WASHINGTON -- Dr. Muhammad Yunus likes to think small, and he wishes more banks would do the same.
Mr. Yunus is the founder of the Grameen Bank in Bangladesh, which specializes in making very small loans to impoverished people.
From a $30 loan out of his own pocket 18 years ago, Mr. Yunus has built a lending institution with 1,000 branches serving more than two million people.
"If we are looking for one single action that will enable the poor to overcome their poverty, I would go for credit," he said.
"Money is power," he added. "I have been trying to make the world accept and treat credit as a basic human right."
Mr. Yunus' efforts to help poor people have earned him worldwide acclaim. He was the inspiration for President Clinton's community development bank legislation, which was enacted this summer to promote lending in underserved areas.
In recognition of his efforts to fight hunger, Mr. Yunus was awarded the 1994 World Food Prize last week by former President Carter.
This year, Grameen Bank will lend about $500 million, with the average loan only $100. Grameen's customers live in poverty, yet 98% of the loans are repaid with interest. Mr. Yunus says that U.S. banks could learn from this example.
"Looking at the total amount of money they write off each year, it would be better if they do business with poor people," said Mr. Yunus. "It is a big market opportunity."
Grameen Bank has been copied by other institutions worldwide, but Mr. Yunus says many bankers still need to change their opinions about lending to the poor. "It is a mind-set. They have the fear of the unknown," Mr. Yunus said.
While he approves the Clinton administration's community development bank bill, Mr. Yunus said it didn't go far enough. Normally soft-spoken, Mr. Yunus becomes passionate when speaking about eradicating poverty.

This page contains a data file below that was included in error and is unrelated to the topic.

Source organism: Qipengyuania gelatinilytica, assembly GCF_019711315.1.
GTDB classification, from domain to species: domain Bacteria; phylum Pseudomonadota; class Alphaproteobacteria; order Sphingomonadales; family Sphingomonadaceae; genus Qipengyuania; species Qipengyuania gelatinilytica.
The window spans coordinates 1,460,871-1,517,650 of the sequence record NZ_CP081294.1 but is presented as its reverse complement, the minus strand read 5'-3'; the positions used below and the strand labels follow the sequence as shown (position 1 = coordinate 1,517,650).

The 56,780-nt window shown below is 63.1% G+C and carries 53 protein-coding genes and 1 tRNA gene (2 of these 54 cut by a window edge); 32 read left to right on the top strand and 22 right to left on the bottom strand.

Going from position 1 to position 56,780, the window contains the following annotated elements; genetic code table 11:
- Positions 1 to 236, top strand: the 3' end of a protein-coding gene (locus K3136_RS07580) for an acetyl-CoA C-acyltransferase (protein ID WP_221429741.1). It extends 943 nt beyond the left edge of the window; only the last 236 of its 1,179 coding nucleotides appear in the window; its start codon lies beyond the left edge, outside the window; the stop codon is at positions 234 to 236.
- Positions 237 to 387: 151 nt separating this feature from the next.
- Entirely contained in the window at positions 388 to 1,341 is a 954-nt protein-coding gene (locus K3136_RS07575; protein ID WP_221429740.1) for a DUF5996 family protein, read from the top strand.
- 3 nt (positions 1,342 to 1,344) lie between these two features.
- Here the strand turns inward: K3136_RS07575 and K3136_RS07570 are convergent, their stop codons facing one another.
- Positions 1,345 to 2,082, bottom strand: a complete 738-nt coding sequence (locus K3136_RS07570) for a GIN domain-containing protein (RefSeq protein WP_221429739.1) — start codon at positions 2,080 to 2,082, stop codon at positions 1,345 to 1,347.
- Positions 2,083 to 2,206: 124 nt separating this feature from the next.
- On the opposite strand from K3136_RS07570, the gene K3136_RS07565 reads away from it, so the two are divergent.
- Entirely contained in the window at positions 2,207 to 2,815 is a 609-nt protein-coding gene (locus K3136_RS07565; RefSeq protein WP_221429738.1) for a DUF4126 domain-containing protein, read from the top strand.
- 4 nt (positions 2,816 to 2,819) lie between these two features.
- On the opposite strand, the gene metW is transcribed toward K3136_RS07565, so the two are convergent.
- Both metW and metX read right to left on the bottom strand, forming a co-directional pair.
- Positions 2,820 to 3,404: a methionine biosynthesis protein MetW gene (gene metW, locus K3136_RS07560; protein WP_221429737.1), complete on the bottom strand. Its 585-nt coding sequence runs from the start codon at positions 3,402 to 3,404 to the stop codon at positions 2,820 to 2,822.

"If we can come up with a system which allows everybody access to credit while ensuring excellent repayment, I can guarantee you poverty will not last long," he said.
When Mr. Yunus, 54, was growing up, he never dreamed he would be winning awards in Washington.
Born and raised in Chittagong, Bangladesh, Mr. Yunus grew up with seven brothers and two sisters in a comfortable environment. His parents owned a jewelry store, and his family never experienced hunger. Neither of his parents had advanced beyond the eighth grade, but they recognized the importance of education. All of Mr. Yunus' brothers and sisters earned advanced degrees.
Mr. Yunus studied economics in Bangladesh, then earned a doctorate at Vanderbilt University in Nashville. He taught at Middle Tennessee State University in Murfreesboro until 1972, when he returned to teach at Chittagong University after Bangladesh became an independent nation.
"I wanted to help create a better future for Bangladesh. I tried to bring the relevant issues facing the country to the ground level in front of my students," Mr. Yunus said.
In 1974, a devastating famine struck Bangladesh, killing more than one million people.
"It gave me a big jolt," he said. "I couldn't live with teaching elegant economic theories and walking around and seeing people dying. I wanted to learn from people, not from textbooks."
Mr. Yunus began investigating how he could make a difference in the lives of the poor. He discovered that many people needed small amounts of capital but were not being served by local banks.
In 1976, he made a personal loan of $30 to a woman who made bamboo stools. This loan had two elements that became the model for Grameen's loans today: It was to a woman, and a group of 41 friends supported her.
Grameen's loan applicants don't need collateral, but must form a borrowing circle of at least five friends who serve as a built-in support and counsel group. Most of Grameen's loans are for subsistence activities such as buying livestock or planting a crop, and 94% of Grameen's loans are to women.
"Women have a longer vision in changing the life of their family," according to Mr. Yunus. "The children benefit immediately from these loans. A man often has different priorities."
Grameen's efforts have resulted in stunning changes for its borrowers. Almost half of the bank's customers have raised themselves above the poverty line.
"The results have been astounding, but not nearly enough of this is going on in other developing countries," said Robert McNamara, former president of the World Bank.